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Monograph: Census Confidentiality and Privacy: 1790 - 2002


If the framers of the U.S. Constitution thought that the census might be viewed as an intrusion on personal privacy or foresaw any need to keep census data confidential, their misgivings were not evident when they approved Article 1, section 2, providing for a decennial census. Confidentiality and privacy may not have been an issue then since the first enumeration in 1790 collected minimal information and only produced statistics needed by the Federal Government for a few specific purposes, such as—

  • Reapportioning seats in the House of Representatives
  • Levying direct taxes on each state based on its population
  • Determining the country’s military potential in case of war

Only later, as the amount of data collected became more extensive, would census officials gradually become aware of the public’s privacy concerns and the need to establish confidentiality safeguards that today are an integral part of census-taking operations.

By 1850 however, the need for information had expanded and Federal Government officials, statisticians, and others saw the census as a means of gathering more information on a growing number of demographic (people) and economic (business) topics.1 Consequently, as the number (and sensitivity) of questions in the census increased, so did the potential for abusing privacy (an individual’s or business’ interest in personal or proprietary information weighed against the Government’s need to know) and confidentiality (the Government’s responsibility not to disclose individual census information to anyone else).

Although the concepts of privacy and confidentiality are difficult to separate, most of this monograph’s focus is on the confidentiality of census information and its historical evolution between the 1790 and 2002 censuses.2 Since the American public’s privacy concerns are of more recent origin, dating back to the events in the 1960s and early 1970s that lead to the Privacy Act of 1974, the Census Bureau’s historical response to these concerns is briefly dealt with in the last section.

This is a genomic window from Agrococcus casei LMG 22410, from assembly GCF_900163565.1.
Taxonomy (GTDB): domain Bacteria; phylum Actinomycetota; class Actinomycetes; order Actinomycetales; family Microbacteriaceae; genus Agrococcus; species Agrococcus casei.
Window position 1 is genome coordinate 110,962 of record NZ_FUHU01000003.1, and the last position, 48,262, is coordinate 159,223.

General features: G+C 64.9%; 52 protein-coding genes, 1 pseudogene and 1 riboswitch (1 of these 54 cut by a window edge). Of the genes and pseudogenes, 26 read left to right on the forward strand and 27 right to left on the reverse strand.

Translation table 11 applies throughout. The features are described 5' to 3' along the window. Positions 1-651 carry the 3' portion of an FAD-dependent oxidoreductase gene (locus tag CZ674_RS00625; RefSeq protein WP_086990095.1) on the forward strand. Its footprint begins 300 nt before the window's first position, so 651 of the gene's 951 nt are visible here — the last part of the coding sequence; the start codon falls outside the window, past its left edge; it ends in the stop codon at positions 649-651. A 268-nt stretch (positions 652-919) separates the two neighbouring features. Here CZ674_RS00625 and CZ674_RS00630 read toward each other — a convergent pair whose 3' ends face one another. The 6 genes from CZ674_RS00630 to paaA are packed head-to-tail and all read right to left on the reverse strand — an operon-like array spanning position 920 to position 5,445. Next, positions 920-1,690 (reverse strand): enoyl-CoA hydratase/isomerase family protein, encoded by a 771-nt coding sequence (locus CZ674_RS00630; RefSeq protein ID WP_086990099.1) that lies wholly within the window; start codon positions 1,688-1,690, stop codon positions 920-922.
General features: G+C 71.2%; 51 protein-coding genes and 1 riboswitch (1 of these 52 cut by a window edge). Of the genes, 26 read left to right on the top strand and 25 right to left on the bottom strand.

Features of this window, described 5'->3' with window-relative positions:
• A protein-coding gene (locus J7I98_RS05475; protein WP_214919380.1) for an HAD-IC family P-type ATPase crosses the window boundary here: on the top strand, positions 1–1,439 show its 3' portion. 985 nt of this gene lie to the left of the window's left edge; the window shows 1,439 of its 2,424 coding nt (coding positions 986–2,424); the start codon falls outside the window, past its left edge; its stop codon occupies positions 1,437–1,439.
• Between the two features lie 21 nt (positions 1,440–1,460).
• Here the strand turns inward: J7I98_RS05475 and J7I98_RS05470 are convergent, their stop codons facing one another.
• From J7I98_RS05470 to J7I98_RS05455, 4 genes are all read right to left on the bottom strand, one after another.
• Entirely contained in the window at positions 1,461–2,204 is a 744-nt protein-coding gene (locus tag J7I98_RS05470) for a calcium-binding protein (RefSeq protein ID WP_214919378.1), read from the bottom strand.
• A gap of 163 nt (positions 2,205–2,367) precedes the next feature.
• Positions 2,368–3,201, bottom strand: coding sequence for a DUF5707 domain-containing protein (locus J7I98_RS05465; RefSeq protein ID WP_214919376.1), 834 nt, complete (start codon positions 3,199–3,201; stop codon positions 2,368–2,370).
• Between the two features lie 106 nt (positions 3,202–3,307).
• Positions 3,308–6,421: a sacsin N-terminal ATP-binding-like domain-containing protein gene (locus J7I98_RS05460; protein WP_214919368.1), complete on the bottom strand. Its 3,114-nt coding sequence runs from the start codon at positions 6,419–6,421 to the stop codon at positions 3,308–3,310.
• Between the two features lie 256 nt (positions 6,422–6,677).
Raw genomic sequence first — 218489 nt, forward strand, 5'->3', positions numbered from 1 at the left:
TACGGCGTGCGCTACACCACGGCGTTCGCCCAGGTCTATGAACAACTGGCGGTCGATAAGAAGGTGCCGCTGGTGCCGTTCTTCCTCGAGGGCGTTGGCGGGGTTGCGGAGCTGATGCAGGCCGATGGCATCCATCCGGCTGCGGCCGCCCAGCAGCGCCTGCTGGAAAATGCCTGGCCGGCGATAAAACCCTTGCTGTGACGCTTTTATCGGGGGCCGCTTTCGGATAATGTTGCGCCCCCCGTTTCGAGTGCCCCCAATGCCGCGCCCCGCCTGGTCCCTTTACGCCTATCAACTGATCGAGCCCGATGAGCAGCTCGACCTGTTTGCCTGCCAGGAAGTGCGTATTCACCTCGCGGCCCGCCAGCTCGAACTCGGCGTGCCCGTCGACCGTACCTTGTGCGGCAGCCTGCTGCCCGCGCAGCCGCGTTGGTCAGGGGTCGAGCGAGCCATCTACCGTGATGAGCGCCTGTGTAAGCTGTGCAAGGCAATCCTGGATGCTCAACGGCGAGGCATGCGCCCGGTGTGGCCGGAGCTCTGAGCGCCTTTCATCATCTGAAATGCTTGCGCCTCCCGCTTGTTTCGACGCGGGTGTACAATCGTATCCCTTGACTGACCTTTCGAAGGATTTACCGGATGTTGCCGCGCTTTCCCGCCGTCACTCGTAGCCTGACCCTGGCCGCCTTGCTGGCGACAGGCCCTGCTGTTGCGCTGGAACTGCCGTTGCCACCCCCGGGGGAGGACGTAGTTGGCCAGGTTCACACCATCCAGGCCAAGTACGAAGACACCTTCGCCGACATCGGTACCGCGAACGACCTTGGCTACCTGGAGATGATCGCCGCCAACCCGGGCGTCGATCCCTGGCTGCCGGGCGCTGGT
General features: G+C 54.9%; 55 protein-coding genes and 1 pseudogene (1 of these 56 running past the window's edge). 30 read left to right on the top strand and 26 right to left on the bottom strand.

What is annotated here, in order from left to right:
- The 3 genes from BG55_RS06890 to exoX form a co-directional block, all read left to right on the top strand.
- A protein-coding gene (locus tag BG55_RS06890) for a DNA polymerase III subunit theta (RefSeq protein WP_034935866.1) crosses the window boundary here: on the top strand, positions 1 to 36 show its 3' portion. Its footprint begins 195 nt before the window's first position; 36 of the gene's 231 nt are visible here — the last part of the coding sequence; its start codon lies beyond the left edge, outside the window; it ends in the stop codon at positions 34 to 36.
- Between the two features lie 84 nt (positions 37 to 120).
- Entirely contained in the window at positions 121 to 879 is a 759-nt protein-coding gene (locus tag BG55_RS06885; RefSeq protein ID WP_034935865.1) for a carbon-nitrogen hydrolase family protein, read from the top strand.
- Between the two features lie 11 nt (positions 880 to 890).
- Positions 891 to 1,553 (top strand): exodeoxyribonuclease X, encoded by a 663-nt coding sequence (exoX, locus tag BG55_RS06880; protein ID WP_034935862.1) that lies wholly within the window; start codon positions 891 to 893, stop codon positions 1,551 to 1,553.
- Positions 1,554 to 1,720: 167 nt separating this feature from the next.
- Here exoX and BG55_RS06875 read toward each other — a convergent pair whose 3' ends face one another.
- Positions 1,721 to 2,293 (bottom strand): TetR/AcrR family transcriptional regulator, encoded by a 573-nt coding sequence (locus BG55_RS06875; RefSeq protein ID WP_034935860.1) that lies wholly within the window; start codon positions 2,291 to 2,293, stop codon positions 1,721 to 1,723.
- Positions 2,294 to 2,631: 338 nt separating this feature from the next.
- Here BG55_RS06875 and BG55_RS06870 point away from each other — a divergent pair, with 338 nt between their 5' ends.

The monograph includes the following four sections—

  1. The Growing Need for Confidentiality Safeguards. This section traces (more or less chronologically) the evolution of confidentiality safeguards between the 1790 and 1980 censuses—starting with the absence of these safeguards, continuing through the enactment of Title 13, United States Code, the protection of individual census records, and concluding with the U.S. Supreme Court’s decision stating that even address listings are confidential.
  2. Disclosure Limitation at the Census Bureau. In addition to assuring the confidentiality of individual census records, the Census Bureau uses disclosure limitation to prevent the identification or harm of any person or establishment from its published consolidated data. This section discusses how disclosure limitation works, its history at the agency, its most recent applications during the 1990 and 2000 censuses, and concludes with the oversight provided by the Disclosure Review Board.
  3. Restricted Access to Confidential Data. This section describes the confidentiality measures put in place by the Census Bureau’s Center for Economic Studies (CES) since 1994 to enable researchers to use economic microdata at seven offsite Research Data Centers (RDCs) located around the country.
  4. Privacy at the Census Bureau: 1974 - 2002. This section briefly describes what has transpired at the Census Bureau since the passage of the Privacy Act of 1974, the agency’s internal structure for establishing privacy policy, and privacy research already conducted and now underway.

1 Margo J. Anderson, The American Census: A Social History, Yale University Press, New Haven, CT, 1988.

2 This monograph was concluded shortly before the data-collection process began for the 2002 Economic Census.


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